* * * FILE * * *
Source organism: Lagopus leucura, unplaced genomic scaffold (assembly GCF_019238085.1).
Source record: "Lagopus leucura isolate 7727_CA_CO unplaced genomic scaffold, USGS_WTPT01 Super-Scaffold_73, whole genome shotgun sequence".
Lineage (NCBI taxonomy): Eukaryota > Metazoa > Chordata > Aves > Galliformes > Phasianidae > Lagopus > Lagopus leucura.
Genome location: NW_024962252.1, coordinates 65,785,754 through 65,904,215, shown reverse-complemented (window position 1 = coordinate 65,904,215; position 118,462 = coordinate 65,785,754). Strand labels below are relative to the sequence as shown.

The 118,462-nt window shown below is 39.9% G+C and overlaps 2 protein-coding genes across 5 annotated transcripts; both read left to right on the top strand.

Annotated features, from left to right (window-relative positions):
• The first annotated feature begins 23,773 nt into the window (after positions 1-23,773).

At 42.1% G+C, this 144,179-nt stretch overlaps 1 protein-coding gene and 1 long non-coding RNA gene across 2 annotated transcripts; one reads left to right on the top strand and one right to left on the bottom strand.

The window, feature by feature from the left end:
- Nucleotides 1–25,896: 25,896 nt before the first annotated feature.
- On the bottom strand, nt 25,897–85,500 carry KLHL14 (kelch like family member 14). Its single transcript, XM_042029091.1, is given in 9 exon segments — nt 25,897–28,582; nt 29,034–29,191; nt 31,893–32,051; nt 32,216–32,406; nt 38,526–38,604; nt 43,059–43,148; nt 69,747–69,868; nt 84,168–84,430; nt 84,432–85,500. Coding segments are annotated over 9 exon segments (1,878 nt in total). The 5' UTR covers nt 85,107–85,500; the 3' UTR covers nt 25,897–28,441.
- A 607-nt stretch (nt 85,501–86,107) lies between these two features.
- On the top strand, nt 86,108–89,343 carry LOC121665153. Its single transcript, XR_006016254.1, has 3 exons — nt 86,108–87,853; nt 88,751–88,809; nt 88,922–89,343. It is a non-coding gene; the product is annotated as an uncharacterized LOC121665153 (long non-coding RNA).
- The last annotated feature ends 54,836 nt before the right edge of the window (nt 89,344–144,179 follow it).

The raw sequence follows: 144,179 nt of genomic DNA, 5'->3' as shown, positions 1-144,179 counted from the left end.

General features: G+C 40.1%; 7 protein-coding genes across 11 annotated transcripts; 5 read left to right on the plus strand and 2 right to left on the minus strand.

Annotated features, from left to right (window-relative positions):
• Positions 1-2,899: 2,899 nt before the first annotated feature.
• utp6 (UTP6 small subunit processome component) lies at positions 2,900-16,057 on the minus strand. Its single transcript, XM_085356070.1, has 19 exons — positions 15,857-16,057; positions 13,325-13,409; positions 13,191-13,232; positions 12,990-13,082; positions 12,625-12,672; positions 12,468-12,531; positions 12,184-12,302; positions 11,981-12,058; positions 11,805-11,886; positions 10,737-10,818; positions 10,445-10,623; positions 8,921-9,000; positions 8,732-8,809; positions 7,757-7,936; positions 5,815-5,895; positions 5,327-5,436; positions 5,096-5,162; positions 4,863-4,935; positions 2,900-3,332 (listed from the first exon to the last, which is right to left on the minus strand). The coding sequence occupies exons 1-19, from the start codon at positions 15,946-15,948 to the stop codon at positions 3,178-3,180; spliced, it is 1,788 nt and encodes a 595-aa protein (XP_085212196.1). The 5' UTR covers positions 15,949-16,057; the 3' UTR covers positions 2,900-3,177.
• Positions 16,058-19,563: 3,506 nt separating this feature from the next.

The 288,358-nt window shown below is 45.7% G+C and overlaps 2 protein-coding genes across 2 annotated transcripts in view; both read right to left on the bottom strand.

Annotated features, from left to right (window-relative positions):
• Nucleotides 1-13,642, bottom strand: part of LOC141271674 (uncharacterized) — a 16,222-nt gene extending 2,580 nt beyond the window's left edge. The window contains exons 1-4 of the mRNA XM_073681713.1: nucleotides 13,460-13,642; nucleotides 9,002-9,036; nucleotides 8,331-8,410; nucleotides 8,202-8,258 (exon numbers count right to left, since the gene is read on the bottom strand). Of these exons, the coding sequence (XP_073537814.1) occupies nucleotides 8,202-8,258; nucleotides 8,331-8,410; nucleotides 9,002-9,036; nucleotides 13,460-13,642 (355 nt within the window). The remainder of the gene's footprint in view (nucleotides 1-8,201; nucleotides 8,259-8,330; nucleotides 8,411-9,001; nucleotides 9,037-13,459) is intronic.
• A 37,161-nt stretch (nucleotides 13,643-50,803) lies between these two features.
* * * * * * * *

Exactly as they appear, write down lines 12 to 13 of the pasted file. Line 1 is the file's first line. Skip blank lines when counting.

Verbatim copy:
- A 607-nt stretch (nt 85,501–86,107) lies between these two features.
- On the top strand, nt 86,108–89,343 carry LOC121665153. Its single transcript, XR_006016254.1, has 3 exons — nt 86,108–87,853; nt 88,751–88,809; nt 88,922–89,343. It is a non-coding gene; the product is annotated as an uncharacterized LOC121665153 (long non-coding RNA).